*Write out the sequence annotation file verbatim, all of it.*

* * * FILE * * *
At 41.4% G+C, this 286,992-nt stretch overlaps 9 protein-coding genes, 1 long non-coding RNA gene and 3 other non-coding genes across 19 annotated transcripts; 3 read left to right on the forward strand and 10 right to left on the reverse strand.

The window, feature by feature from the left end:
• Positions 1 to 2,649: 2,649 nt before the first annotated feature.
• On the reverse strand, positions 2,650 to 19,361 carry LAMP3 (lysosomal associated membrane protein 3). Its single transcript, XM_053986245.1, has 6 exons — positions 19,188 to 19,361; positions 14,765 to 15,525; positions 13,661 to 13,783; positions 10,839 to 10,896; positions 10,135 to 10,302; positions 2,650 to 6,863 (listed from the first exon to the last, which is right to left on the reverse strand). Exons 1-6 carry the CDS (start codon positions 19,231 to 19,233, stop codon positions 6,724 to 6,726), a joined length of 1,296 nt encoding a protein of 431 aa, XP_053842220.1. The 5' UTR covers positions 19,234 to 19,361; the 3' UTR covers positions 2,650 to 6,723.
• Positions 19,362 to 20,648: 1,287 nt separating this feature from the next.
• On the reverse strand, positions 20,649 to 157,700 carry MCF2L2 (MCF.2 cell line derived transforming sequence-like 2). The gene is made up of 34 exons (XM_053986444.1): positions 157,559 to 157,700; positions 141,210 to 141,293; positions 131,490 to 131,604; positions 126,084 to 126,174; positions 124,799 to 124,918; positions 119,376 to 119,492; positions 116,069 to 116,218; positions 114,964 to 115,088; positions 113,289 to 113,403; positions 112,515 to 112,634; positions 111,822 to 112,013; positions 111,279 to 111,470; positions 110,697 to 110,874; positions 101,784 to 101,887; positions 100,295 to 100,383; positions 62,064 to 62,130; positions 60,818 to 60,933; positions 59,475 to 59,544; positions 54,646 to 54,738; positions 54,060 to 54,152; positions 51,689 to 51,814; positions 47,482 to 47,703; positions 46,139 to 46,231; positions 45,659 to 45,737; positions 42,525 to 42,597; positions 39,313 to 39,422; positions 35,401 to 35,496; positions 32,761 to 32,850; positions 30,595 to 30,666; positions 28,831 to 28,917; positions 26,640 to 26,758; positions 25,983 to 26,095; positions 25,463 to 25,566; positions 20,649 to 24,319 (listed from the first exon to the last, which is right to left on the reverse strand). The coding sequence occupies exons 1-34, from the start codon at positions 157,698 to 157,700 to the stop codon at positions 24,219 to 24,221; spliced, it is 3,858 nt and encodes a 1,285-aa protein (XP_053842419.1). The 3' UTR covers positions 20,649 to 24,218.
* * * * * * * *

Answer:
At 41.4% G+C, this 286,992-nt stretch overlaps 9 protein-coding genes, 1 long non-coding RNA gene and 3 other non-coding genes across 19 annotated transcripts; 3 read left to right on the forward strand and 10 right to left on the reverse strand.

The window, feature by feature from the left end:
• Positions 1 to 2,649: 2,649 nt before the first annotated feature.
• On the reverse strand, positions 2,650 to 19,361 carry LAMP3 (lysosomal associated membrane protein 3). Its single transcript, XM_053986245.1, has 6 exons — positions 19,188 to 19,361; positions 14,765 to 15,525; positions 13,661 to 13,783; positions 10,839 to 10,896; positions 10,135 to 10,302; positions 2,650 to 6,863 (listed from the first exon to the last, which is right to left on the reverse strand). Exons 1-6 carry the CDS (start codon positions 19,231 to 19,233, stop codon positions 6,724 to 6,726), a joined length of 1,296 nt encoding a protein of 431 aa, XP_053842220.1. The 5' UTR covers positions 19,234 to 19,361; the 3' UTR covers positions 2,650 to 6,723.
• Positions 19,362 to 20,648: 1,287 nt separating this feature from the next.
• On the reverse strand, positions 20,649 to 157,700 carry MCF2L2 (MCF.2 cell line derived transforming sequence-like 2). The gene is made up of 34 exons (XM_053986444.1): positions 157,559 to 157,700; positions 141,210 to 141,293; positions 131,490 to 131,604; positions 126,084 to 126,174; positions 124,799 to 124,918; positions 119,376 to 119,492; positions 116,069 to 116,218; positions 114,964 to 115,088; positions 113,289 to 113,403; positions 112,515 to 112,634; positions 111,822 to 112,013; positions 111,279 to 111,470; positions 110,697 to 110,874; positions 101,784 to 101,887; positions 100,295 to 100,383; positions 62,064 to 62,130; positions 60,818 to 60,933; positions 59,475 to 59,544; positions 54,646 to 54,738; positions 54,060 to 54,152; positions 51,689 to 51,814; positions 47,482 to 47,703; positions 46,139 to 46,231; positions 45,659 to 45,737; positions 42,525 to 42,597; positions 39,313 to 39,422; positions 35,401 to 35,496; positions 32,761 to 32,850; positions 30,595 to 30,666; positions 28,831 to 28,917; positions 26,640 to 26,758; positions 25,983 to 26,095; positions 25,463 to 25,566; positions 20,649 to 24,319 (listed from the first exon to the last, which is right to left on the reverse strand). The coding sequence occupies exons 1-34, from the start codon at positions 157,698 to 157,700 to the stop codon at positions 24,219 to 24,221; spliced, it is 3,858 nt and encodes a 1,285-aa protein (XP_053842419.1). The 3' UTR covers positions 20,649 to 24,218.